Beuerman Miller Fitzgerald

Beuerman Miller Fitzgerald Advertising is an advertising agency that has extensive ties to New Orleans business. They are said to have “literally helped write the book on brand development, marketing, advertising and public relations in the region,” [1] while focusing on New Orleans clients. The agency continuously passed through generations of the Killeen family, and, even after a series of mergers, has always kept New Orleans business first on its list of priorities.

History

Present day Beuerman Miller Fitzgerald traces its roots back to the Fitzgerald Advertising Agency. It was started in 1926 by Clifford L. Fitzgerald and Joseph L. Killeen and was originally called “Southern Advertising Agency,” however it changed its name when they realized an Atlanta advertising agency had the same name. [2] By 1931, the agency held an office in New York and in 1932, they acquired an office in Atlanta. [3] During the Great Depression, business boomed for Fitzgerald as people wanted creative advertising and Fitzgerald was ready to deliver. As people started earning more money, this desire for creativity only increased. [4] In 1931, the Fitzgerald Advertising Agency was elected to the American Association of Advertising Agencies. [5] This association serves as a check for both advertisers and the government, keeping fair and successful advertising possible. [6] During the 1930s, Joseph Killeen Sr., was honored with the Silver Medal lifetime achievement award by the Advertising Club of New Orleans. In 1932, Fitzgerald won first place in a national competition for art advertising. This was the first time an agency won that was not located in the Northeast. [7] By 1956, the agency was earning $10,000,000 in revenue. [8] In 1958, the agency expanded even more and opened a branch in Dallas. [9] In 1960, the agency lost one of their biggest clients and that marked a period of loss for the agency. By the 1990’s, business had picked back up. As of 2002, Fitzgerald merged with the Beuerman-Miller Group and became Beuerman Miller Fitzgerald. [10]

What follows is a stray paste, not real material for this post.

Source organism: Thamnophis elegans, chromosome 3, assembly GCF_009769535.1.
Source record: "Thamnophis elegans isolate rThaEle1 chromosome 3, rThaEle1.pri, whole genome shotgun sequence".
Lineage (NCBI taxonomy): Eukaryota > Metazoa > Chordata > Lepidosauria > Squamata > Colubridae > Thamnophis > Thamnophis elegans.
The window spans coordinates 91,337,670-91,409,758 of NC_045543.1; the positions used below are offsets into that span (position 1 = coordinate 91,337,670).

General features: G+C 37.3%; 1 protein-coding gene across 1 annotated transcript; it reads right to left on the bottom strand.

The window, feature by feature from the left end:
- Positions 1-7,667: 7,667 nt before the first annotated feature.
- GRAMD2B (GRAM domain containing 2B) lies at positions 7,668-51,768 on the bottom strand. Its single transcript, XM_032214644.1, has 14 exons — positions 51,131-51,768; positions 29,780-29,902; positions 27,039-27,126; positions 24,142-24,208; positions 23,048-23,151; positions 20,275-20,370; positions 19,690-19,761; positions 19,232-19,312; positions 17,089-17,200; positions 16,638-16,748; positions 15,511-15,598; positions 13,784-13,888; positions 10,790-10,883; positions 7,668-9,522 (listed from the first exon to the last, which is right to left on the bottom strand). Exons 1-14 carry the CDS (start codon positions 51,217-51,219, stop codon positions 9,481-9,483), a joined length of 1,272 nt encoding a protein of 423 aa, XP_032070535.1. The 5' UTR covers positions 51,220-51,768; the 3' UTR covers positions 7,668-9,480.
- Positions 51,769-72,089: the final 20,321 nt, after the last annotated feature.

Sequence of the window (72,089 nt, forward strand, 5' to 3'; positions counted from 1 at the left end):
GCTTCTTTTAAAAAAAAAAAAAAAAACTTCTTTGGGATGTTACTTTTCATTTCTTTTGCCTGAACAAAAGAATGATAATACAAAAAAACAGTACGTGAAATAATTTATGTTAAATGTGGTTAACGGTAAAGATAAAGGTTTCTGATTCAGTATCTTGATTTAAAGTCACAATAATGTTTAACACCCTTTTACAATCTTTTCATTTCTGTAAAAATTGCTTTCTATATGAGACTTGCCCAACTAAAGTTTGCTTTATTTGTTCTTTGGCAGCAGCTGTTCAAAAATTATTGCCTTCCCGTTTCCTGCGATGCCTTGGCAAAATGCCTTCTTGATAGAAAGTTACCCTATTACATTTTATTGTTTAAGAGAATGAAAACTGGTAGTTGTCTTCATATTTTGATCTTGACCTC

Clients

The Fitzgerald Advertising Agency boasts a long list of clients. They operated like many other large advertising agencies by focusing their attention on a few large clients which can be very successful, but also devastating if one of those clients is lost. Fitzgerald’s biggest client was Wesson Oil. They had Wesson Oil as a client from 1928 through 1960. They lost Wesson as a client in 1960 because they refused to relocate the agency to the West Coast. This loss started a long period of struggle for the agency. [11] The three other clients that they started out representing were Louisiana Power and Light Company, Pan-American Petroleum Corporation, and the National Pecan Marketing Association. To this day, Beuerman Miller Fitzgerald represents Tabasco which started in 1948, Zatarain’s Food, and ExxonMobil. [12] Two of the clients that they were most proud of were the 1984 World Fair in New Orleans and Pope John Paul II’s visit to New Orleans in 1987. [13]

Campaigns

Fitzgerald Advertising Agency participated in a number of campaigns, but they were business directed opposed to socially directed. In 1930, they issued an advertising campaign for New Orleans grocery merchants. William C. Fowler was quoted as saying, “The campaign will bring the customers into your stores. After that it is up to you. We will be able to send new customers into your stores. How you treat them, what their feeling of your service will be, is your problem. We can only go halfway with you.” The goal of the campaign was to raise the public’s opinion of the retail merchants of New Orleans. [14] Another campaign was financed by the Times-Picayune which was a study to “learn the true facts of the New Orleans Market.” Fitzgerald Agency studied the advertising market in New Orleans and discovered that the Times-Picayune was “the preferred paper of three times as much purchasing power as any other newspaper,” and “your advertisement has three times as much attention from able-to-buy families when it appears in New Orleans’ favorite newspaper.” Since the Times-Picayune financed the entire study, the results are not surprising. [15]